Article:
April 21, 2021 

Michael K. Frisby
[email protected]/202-625-4328 

Statement by Dr. Gail C. Christopher, Executive Director, National Collaborative for Health Equity 


WASHINGTON – “When Hennepin County Judge Peter Cahill read the verdict in the Derek Chauvin murder trial, many of us openly wept.  Chauvin, a former Minneapolis police officer, was found guilty on all counts for the brutal murder of George Floyd. It was a public execution of a Black man lying helplessly in the street as police colleagues looked on callously and stunned civilian witnesses pleaded for the officer to lift his knee from Floyd’s neck.

“Chauvin is now being held accountable for his actions.

“President Biden and Vice President Harris courageously stepped into this moment of shared relief and collective humanity by calling for racial equity and publicly asserting the significance of this trial’s outcome for our nation’s journey toward racial justice.

“At NCHE, we are among the many who wept and exhaled as we accepted this sign of renewed hope that justice for people of color, especially unarmed Black people killed by police, is possible within our legal system. Centuries of injustice have demonstrated that America’s legal system is built on the failed belief in a racial hierarchy. It can and must be transformed.

“It begins with a shared vision for transformative change and the deep belief that it can happen. A rare, miraculous confluence of factors combined to create this unprecedented outcome; it is so rare that law enforcement is held accountable, especially when the victim is Black.  This may be a harbinger of system transformation. Floyd’s death spurred the largest, most sustained diverse mobilization of protests and calls for racial justice in history.  We believe this was a determining factor in the outcome.  The masses could not be denied.

“NCHE stands in solidarity with Floyd‘s family, the Black Lives Matter movement and millions of people of all races and ethnicities around the world. We send heartfelt thanks for protesting, never giving up and demanding justice. For the first time in history, millions of people stood up for a Black man, for George Floyd, and in so doing, stood up for the countless other victims. “Throughout our nation’s history, people of color have suffered and died from racist cruelty and brutality, while the legal system worked against them, rather than for justice for all.

“Transformation of entrenched systemic racism requires galvanized public will. At NCHE, we continue working to build that resolve and commitment to racial and health equity through ongoing partnerships that support truth and racial healing, convenings of community, public and private sector leaders and leveraging relevant research and data to inform effective public policies and private practices that fuel progress and change.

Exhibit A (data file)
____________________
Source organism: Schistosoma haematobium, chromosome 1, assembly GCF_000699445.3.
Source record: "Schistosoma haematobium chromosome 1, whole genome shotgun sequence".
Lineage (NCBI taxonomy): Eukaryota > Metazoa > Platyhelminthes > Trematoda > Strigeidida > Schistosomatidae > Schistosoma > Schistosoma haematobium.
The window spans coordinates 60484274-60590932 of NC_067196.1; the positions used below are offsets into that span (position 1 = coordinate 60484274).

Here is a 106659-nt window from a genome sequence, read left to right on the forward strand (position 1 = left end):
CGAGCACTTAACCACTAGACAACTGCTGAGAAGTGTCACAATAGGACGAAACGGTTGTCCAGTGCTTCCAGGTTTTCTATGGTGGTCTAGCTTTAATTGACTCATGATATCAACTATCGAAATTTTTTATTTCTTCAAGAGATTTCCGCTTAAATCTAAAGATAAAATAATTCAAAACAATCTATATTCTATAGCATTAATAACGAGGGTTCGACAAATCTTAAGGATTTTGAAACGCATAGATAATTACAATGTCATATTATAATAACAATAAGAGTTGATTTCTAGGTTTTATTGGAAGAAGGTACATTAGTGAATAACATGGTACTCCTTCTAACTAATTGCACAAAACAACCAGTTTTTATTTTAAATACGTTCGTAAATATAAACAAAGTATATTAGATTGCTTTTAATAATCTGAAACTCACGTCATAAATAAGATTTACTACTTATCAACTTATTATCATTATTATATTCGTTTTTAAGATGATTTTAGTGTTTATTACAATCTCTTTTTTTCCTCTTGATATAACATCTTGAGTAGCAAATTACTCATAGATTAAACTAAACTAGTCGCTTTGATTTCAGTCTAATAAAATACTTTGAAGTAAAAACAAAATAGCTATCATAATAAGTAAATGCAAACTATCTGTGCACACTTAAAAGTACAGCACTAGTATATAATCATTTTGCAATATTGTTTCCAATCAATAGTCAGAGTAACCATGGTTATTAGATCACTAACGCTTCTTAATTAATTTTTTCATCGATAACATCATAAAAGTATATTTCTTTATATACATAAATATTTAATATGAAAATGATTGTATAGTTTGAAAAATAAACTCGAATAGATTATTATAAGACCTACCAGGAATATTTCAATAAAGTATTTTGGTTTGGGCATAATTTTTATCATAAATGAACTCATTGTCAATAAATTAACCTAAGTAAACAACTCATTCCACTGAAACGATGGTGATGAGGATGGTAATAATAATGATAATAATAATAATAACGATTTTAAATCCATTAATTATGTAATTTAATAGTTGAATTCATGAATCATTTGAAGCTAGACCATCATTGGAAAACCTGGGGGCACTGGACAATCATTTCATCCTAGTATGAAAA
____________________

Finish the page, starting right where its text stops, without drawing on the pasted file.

“Today, we join millions in breathing a bit freer now that a guilty verdict has been rendered and the humanity of George Floyd is re-affirmed.  Our march for justice goes on.”



By Mark Guarino;
Read more

National TRHT Emergency Town Hall: Responding to Anti-Asian Violence


(Read Full Memorandum)

March 17, 2021

Today we mourn alongside Atlanta’s Asian American Pacific Islander community and for the lives lost during last night’s senseless attack. This hatred, violence and false blame perpetrated on innocent people is tearing at the fabric of our shared humanity, with unfathomable consequences. Everyone at the National Collaborative for Health Equity stands in solidarity with the AAPI community and we harshly condemn these acts of violence and racist abuse.

Last night’s attack marks another such event in a long line of hateful acts against communities of color and, specifically, Asian American and Pacific Islanders. There is much work to be done if we are to prevent the next occurrence from happening. But our resolve is unshaken, and our work toward changing hearts and minds and ending racism continues unabated.

We believe that racial healing can and must strengthen our shared bond across communities. The myth of a human hierarchy is now, and always has been, a false one. The way forward is through shared understanding and addressing the systemic inequities that hold people back. Our work continues to transform systems toward a truly equitable and fair nation. The health, security, and happiness of our country depend on it.


Throughout the last year, especially the last few weeks, there has been a substantial increase in verbal assaults and physical attacks on Asian Americans and Pacific Islanders (AAPI) in the United States. Recent data shows hate crimes against Asian Americans in 2020 jumped by 150 percent in major U.S. cities. The United Nations reports more than 1,800 racist incidents against Asian Americans, including physical violence through August 2020. Elderly members of the AAPI community have suffered some of the most brutal attacks, resulting in injury and death. Fear and anxiety are leaving lasting effects on the community as a whole.


The National Collaborative for Health Equity (NCHE) stands in support of and solidarity with members of the AAPI community. We condemn these acts of violence and racist abuse, and we will continue our ongoing efforts to bring an end to racism and its harmful consequences in this nation.

The myth of a human hierarchy has been long promoted and has included the AAPI communities. A history of violence in the U.S. dating back 150 years began by erroneously blaming Asian Americans for smallpox, which also created a lasting “disease meme.” Further, the success of some Asian Americans has created a false belief in a monolithic Asian American “model minority.”